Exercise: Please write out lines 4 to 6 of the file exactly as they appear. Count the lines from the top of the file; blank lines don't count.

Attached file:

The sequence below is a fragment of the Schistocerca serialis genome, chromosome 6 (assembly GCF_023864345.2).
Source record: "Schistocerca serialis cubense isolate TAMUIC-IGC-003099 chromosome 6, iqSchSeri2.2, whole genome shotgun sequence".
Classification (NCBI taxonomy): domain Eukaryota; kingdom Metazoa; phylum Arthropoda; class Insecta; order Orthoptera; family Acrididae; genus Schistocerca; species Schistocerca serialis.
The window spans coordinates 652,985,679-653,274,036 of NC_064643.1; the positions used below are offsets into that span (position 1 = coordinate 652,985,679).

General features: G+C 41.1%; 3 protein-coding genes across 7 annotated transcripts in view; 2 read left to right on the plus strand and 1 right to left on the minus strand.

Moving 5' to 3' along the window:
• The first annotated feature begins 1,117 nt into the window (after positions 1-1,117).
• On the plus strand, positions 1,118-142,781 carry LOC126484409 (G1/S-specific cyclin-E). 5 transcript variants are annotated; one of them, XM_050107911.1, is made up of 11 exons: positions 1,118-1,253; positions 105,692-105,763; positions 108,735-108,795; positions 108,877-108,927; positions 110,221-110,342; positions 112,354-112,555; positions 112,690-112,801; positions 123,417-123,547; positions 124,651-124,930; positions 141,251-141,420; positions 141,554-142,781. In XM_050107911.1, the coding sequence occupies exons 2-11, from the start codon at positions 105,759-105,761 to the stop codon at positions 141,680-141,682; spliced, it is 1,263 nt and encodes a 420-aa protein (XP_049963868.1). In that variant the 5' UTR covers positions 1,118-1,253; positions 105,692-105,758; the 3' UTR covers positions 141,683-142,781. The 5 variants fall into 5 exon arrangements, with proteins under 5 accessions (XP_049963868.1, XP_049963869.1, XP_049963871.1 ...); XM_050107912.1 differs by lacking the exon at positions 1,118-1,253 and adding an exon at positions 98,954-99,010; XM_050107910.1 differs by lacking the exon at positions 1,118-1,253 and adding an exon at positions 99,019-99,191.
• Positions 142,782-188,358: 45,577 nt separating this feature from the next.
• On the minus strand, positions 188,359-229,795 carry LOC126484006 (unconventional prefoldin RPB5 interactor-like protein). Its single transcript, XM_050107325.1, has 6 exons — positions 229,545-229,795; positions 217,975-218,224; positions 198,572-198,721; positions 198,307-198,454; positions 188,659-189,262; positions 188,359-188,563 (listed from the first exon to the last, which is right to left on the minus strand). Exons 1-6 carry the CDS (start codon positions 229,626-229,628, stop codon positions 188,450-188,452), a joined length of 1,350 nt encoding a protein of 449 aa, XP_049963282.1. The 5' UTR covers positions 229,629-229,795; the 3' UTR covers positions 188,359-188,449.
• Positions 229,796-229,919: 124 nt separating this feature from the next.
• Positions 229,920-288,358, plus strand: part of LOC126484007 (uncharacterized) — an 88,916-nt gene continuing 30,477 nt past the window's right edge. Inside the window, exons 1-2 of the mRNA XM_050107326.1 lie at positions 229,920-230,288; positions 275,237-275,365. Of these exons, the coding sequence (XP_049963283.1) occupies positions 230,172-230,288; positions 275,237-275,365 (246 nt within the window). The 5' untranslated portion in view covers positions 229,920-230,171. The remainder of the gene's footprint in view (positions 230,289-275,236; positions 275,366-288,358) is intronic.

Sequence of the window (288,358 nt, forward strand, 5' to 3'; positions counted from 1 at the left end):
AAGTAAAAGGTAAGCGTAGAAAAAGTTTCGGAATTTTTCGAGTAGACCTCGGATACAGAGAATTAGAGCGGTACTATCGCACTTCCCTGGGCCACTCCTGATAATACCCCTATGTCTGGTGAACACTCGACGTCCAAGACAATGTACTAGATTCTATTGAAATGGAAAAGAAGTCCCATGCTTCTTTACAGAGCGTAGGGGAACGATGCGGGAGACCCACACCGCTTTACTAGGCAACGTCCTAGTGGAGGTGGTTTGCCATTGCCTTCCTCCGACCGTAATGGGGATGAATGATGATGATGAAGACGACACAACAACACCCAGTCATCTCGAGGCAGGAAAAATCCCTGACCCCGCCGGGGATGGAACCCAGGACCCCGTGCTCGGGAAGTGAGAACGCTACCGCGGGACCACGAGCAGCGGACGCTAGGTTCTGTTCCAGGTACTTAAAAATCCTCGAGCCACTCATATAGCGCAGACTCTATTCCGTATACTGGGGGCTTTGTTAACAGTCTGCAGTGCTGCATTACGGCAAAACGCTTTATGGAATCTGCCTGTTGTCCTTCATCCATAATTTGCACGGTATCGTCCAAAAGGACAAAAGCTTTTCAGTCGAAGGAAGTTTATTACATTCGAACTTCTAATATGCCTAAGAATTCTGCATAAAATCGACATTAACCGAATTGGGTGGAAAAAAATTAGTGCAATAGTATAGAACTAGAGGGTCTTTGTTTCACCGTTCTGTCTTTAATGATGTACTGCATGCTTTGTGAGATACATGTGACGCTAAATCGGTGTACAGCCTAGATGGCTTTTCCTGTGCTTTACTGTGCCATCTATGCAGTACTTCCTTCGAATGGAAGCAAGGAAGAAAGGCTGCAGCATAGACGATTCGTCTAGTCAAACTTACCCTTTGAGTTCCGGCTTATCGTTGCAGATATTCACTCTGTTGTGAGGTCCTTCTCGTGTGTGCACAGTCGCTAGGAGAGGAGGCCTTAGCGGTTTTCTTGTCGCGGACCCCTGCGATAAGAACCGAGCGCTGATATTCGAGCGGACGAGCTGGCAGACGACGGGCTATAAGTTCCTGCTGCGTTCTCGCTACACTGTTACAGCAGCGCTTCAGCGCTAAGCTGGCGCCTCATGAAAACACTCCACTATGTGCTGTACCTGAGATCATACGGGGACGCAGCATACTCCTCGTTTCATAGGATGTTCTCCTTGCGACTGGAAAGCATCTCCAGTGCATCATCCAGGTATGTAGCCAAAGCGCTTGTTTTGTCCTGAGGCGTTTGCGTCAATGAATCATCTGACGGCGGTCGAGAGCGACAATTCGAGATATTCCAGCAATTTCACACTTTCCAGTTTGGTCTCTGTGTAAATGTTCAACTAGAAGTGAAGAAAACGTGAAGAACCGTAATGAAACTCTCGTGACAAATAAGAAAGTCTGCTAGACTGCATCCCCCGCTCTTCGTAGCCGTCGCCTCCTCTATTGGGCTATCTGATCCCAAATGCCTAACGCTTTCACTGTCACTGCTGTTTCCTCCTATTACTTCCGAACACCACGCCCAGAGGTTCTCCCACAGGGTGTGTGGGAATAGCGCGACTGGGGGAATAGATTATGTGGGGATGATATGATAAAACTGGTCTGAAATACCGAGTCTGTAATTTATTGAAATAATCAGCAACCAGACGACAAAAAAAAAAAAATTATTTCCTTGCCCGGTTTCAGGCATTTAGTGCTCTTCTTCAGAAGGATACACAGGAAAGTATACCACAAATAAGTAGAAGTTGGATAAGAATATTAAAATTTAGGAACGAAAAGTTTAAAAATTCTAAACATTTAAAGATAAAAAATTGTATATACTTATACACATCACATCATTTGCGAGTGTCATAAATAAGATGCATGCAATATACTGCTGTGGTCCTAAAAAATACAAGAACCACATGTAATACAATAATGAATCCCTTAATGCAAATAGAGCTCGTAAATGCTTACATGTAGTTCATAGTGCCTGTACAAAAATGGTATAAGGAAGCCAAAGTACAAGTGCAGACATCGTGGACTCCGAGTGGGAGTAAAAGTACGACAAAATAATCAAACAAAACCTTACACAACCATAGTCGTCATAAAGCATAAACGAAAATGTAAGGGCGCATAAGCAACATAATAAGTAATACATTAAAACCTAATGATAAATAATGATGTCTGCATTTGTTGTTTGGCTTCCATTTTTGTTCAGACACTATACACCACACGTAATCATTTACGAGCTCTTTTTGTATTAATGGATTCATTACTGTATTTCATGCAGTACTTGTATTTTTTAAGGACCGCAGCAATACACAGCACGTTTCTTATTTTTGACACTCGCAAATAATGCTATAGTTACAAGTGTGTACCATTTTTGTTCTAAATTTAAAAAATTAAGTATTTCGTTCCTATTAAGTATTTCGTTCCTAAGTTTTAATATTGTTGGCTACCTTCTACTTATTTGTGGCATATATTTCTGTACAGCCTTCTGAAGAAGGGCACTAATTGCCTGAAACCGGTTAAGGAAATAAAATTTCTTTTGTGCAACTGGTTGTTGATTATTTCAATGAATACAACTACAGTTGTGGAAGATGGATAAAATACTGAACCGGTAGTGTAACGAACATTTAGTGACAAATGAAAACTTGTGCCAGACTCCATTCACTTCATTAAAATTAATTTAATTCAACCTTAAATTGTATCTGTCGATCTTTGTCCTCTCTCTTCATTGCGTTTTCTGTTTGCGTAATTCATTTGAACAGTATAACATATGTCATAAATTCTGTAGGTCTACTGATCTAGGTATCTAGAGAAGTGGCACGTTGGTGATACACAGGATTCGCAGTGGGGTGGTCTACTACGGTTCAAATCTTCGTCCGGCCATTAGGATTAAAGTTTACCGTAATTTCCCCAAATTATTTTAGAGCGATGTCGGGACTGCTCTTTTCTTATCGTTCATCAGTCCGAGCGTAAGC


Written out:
The window spans coordinates 652,985,679-653,274,036 of NC_064643.1; the positions used below are offsets into that span (position 1 = coordinate 652,985,679).

General features: G+C 41.1%; 3 protein-coding genes across 7 annotated transcripts in view; 2 read left to right on the plus strand and 1 right to left on the minus strand.

Moving 5' to 3' along the window: